As children we take on board messages and believe that we are somehow not good enough, illness too can really squash our outlook. However, as adults we can now choose to take on, or reject the messages we are given.

High self-esteem arises out of a combination of key ingredients. The more you work to put in place these ingredients the higher your self-esteem will be. Building high self esteem is not something that can be achieved instantly. It is something that develops when you do certain things and stop doing certain other things. Every single person is capable of having high self esteem if certain rules are followed.

The ten simple rules are:

1. Stop putting yourself down. Don’t ever use derogatory comments such as, “you stupid fool” or any other such statement however negative you are feeling about yourself. Stop insulting or mocking yourself. Be compassionate, kind and understanding towards yourself.

2. Forget all about comparing yourself with others. There will always be people who are better (or worse) than you. If you start doing this you will never feel good because there are always going to be those who appear more confident, more intelligent, more witty, more wealthy, more sexy, etc.

3. Take on board compliments, say “thank you,” not “Oh, it was nothing.” Stop rejecting compliments, you are worthy of praise and remember people like giving compliments just as much as you should like receiving them.

4. Use positive affirmations on a daily basis. For example, repeating a phrase such as, “I am a valuable and worthwhile person who has views and opinions of my own.” Believe in your worth as much as your own views and opinions.

5. Use every opportunity to read about developing self-esteem. Make it your life’s work and remember this will be “work in progress” from now on. Even if you only find one thing that resonates with you when you read a book on self-esteem it will have been worth the money you spent on it.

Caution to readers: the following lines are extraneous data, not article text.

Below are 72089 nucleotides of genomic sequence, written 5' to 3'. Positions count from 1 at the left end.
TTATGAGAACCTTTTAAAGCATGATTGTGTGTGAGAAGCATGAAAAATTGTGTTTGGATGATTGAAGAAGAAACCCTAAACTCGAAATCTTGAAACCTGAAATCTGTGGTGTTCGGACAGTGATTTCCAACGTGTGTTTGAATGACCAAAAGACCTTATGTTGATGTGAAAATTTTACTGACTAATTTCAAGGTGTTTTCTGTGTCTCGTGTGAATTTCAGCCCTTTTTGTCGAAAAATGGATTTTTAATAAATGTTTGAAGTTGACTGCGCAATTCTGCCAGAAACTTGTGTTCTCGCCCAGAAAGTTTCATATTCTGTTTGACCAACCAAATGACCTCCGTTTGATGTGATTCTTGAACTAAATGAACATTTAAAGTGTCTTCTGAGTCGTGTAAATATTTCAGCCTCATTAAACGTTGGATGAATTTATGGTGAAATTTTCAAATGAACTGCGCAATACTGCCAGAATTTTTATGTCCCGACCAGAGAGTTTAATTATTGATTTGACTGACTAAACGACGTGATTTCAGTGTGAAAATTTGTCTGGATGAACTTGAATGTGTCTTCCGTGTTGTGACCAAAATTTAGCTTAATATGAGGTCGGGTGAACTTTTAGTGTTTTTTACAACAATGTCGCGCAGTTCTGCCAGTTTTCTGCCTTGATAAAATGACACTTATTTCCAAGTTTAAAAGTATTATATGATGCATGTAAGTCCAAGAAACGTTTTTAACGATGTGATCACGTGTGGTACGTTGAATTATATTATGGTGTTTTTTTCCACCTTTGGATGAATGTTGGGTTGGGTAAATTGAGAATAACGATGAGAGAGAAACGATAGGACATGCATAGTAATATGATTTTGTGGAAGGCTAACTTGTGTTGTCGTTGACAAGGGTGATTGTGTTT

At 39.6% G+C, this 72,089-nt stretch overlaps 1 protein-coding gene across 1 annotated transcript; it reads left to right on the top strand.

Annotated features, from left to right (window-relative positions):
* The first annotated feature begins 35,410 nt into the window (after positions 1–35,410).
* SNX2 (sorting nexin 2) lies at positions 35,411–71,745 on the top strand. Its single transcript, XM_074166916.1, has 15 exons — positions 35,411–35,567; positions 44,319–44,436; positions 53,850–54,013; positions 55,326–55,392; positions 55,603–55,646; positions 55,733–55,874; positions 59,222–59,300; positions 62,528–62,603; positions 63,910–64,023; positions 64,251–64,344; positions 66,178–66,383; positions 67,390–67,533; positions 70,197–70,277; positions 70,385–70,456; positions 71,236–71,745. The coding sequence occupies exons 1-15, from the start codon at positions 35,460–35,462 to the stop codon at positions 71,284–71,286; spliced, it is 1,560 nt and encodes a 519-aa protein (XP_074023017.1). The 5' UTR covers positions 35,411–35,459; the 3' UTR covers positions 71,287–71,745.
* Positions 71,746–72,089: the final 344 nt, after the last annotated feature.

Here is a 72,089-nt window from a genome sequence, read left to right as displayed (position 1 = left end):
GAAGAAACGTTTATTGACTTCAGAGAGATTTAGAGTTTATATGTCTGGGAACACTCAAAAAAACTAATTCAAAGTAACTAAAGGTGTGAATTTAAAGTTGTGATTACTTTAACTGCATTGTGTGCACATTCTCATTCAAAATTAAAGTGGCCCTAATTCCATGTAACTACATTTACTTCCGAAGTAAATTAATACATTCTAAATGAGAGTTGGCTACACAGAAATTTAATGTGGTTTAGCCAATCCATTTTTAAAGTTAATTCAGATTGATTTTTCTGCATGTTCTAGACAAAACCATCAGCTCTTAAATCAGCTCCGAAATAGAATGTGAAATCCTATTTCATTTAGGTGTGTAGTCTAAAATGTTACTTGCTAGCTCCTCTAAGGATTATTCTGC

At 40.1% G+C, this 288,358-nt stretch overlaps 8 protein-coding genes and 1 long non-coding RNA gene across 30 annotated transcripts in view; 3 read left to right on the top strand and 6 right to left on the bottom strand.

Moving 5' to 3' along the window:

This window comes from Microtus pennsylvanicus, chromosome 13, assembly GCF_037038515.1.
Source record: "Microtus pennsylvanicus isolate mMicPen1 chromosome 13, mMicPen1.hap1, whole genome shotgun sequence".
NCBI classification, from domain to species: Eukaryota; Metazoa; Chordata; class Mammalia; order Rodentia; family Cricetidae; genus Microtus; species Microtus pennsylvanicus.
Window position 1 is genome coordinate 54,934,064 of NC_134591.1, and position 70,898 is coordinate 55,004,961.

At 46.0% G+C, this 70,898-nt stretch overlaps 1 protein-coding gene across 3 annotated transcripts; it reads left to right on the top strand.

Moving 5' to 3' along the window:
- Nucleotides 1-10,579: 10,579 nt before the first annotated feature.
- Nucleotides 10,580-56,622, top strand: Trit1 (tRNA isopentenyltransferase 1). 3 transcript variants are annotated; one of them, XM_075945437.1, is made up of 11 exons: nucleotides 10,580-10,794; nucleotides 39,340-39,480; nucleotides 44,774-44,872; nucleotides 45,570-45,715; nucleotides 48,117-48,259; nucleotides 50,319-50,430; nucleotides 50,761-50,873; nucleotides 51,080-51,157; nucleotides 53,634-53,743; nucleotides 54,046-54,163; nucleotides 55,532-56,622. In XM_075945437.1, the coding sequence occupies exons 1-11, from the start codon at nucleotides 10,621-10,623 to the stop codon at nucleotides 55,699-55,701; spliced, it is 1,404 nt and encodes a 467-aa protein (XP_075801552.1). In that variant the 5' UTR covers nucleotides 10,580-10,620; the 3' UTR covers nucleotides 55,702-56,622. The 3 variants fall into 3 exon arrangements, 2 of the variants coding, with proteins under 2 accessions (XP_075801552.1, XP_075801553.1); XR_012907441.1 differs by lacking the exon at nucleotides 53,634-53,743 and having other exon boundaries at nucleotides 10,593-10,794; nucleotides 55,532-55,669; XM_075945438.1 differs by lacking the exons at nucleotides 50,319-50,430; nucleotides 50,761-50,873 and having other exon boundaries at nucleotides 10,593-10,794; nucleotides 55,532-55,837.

6. Mix with positive people, avoid people who will put you down. They are confidence destroyers not confidence feeders. Just like a flower, you will grow in confidence and esteem with the right conditions, just as the flower will blossom with the right fertiliser and the right conditions.

7. Keep a positive book and list all your successes, however small. Read this list often. Shut your eyes and feel your success throughout your whole body.

8. Spend time doing the things you love and feel passionate about. Do things that make you feel good. Devote some time to others, helping them. Remember to give of yourself, for you are developing abundance and positivity.

9. Be true to your values. Live the life you want to, not the life others think you should have.  The only person you need approval from is yourself.

10. Remember this always – You are a magnificent human being with a positive contribution you can make to the world. This is your birthright. You are truly unique, worthy of love for yourself and capable of giving love to others. Feel good and respect yourself.

Start today.

Until next time, Steve Clifford, Cognitive Behavioural Psychotherapist

Visit us @  www.steveclifford.com                                                                                      Like us @ www.facebook.com/yourmentalhealthmatters                                                Tweet us @ cbt4you